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Nina Nastasia

In October 1999, Nina Nastasia recorded the album that would finally document her well-seeded career as a local singer-songwriter in New York City, which began in the early nineties. The recording necessitated that Nina and partner Kennan Gudjonsson establish their own vehicle for its advance, and the following year, Dogs was released on micro-indie label Socialist Records. Fans of Nina’s live show quickly bought up copies of the cd, which came in a lush, classic package — letterpress lyrics, hand-mounted photo — that made it irresistible to the fetishist collector.

By the end of 2000, Dogs was out of print. The costly package and the tiny infrastructure of Socialist put its release on indefinite delay as Nina prepared to record her second album, The Blackened Air, in 2001. But Dogs had a special grassroots effect on Nina’s music career, as fans of the record would correspond across internet message boards and ‘zines, discussing songs and soliciting copies of the rare edition. The album would also mark the beginning of a lasting peer-relationship with noted recording engineer Steve Albini.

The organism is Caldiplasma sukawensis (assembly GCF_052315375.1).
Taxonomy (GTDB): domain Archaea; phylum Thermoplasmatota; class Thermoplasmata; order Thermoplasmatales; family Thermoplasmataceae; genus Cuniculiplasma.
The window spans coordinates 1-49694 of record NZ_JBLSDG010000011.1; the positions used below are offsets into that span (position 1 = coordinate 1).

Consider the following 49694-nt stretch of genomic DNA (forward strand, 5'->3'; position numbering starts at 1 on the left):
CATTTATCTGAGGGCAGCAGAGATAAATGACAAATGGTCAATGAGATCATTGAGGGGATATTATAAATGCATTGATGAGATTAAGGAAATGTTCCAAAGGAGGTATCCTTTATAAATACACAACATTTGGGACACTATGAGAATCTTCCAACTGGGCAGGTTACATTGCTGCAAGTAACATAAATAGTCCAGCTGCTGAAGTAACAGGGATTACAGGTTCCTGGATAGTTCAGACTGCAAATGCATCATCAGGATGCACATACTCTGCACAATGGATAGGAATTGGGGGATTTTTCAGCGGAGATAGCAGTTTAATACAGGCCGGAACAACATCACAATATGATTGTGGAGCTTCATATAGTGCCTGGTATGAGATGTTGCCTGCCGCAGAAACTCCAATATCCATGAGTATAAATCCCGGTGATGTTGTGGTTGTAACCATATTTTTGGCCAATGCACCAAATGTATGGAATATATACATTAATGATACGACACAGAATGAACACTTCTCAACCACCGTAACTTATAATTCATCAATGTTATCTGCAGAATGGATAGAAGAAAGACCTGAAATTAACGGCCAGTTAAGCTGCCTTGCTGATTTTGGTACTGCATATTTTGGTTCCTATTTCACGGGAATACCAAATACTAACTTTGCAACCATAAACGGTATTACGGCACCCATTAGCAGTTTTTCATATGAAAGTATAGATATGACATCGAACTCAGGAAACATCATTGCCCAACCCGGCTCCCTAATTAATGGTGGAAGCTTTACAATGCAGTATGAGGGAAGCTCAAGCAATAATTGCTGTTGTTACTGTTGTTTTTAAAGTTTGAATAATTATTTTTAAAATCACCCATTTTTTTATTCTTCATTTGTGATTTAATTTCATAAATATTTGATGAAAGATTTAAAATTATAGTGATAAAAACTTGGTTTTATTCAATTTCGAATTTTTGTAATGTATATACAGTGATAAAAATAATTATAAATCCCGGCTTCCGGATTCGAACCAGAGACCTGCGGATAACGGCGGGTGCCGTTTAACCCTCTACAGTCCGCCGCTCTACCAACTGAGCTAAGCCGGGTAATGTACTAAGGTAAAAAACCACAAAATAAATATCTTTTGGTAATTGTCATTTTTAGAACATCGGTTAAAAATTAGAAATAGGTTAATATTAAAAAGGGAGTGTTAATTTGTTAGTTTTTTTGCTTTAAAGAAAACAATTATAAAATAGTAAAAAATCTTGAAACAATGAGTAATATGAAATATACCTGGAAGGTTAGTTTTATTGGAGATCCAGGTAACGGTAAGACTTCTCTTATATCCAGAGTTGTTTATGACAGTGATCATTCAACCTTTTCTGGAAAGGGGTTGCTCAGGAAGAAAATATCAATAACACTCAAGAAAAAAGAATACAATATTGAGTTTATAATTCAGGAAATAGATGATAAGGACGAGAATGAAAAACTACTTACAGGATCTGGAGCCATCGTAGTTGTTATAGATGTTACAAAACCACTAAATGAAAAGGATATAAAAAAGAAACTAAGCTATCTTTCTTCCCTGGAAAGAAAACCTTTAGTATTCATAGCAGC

Veteran BBC DJ John Peel got hold of a copy of Dogs and became enamored with it. He gave the then-unavailable record constant spin on his Radio 1 program, which helped to garner an international demand for Dogs — a bittersweet success for Nina, who had long since sold her last copy.

In April 2002, Nina released her well-received sophomore lp, The Blackened Air, on Touch and Go, and began extensive international touring. The Blackened Air was followed up in 2003 by its darker sister, Run to Ruin, and finally, after years of being unattainable, Touch and Go reissued Dogs in 2004.